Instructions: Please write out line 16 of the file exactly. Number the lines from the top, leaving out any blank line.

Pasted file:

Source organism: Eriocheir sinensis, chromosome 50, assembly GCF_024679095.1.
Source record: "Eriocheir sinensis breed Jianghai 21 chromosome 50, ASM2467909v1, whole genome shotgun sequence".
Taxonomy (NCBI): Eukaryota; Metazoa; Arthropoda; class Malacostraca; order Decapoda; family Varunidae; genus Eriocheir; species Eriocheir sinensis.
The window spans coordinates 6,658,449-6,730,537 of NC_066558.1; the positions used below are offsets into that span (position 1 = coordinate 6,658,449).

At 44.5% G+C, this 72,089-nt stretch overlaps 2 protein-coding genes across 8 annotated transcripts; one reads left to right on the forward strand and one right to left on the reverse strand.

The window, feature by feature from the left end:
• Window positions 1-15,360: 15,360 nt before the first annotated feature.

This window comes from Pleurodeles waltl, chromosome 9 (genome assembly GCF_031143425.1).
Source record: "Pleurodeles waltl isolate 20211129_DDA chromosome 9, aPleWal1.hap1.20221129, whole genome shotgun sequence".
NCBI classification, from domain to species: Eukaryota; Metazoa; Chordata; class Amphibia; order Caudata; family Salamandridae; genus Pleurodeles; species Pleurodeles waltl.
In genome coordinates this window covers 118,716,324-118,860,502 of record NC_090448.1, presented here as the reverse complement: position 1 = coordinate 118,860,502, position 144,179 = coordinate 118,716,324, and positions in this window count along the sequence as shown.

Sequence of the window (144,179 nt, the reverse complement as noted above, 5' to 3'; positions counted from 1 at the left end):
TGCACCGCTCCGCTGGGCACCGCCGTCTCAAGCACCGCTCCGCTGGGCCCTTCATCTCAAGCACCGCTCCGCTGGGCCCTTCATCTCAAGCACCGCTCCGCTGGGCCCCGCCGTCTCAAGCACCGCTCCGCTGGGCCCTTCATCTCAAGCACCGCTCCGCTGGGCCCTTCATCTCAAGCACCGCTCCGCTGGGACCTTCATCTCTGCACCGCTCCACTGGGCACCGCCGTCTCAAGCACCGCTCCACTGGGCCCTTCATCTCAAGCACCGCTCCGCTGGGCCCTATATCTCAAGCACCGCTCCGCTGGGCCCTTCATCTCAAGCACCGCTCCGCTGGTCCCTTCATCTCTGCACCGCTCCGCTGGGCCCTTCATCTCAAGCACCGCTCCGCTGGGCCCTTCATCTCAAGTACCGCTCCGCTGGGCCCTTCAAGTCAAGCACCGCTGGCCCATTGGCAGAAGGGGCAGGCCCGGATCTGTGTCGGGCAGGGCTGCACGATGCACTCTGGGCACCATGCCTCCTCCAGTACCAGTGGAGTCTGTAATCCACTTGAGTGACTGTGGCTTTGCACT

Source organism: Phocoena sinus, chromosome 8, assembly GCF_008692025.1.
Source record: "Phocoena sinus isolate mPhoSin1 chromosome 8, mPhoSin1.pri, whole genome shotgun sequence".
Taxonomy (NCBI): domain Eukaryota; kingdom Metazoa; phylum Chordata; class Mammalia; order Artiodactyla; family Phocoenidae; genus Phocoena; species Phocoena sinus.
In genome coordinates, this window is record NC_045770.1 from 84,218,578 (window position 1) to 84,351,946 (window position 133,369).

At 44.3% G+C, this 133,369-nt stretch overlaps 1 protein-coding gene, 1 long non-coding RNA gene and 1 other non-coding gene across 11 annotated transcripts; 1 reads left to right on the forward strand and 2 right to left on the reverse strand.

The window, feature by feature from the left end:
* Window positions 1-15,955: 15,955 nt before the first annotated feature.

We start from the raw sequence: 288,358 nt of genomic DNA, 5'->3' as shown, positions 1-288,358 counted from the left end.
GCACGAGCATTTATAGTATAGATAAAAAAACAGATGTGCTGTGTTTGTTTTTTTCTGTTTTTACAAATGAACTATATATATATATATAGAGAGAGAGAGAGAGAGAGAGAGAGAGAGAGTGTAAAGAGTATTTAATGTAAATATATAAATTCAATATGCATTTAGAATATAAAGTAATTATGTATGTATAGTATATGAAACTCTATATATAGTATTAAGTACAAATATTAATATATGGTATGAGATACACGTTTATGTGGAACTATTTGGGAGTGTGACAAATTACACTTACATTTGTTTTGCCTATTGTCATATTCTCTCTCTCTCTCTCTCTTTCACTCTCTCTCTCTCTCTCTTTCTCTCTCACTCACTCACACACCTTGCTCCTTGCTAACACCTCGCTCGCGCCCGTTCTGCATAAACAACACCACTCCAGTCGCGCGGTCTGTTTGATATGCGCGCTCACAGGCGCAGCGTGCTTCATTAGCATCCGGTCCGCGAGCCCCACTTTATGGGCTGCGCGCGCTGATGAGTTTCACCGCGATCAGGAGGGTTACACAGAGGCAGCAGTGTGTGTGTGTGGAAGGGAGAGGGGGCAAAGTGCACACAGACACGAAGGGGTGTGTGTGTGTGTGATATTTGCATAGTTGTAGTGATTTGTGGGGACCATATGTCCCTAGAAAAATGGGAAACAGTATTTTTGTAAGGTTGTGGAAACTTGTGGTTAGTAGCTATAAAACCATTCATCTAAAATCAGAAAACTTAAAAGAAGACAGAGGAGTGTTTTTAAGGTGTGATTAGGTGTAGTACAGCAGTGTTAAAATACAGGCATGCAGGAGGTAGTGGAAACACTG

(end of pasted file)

Taxonomy (NCBI): domain Eukaryota; kingdom Metazoa; phylum Chordata; class Mammalia; order Artiodactyla; family Phocoenidae; genus Phocoena; species Phocoena sinus.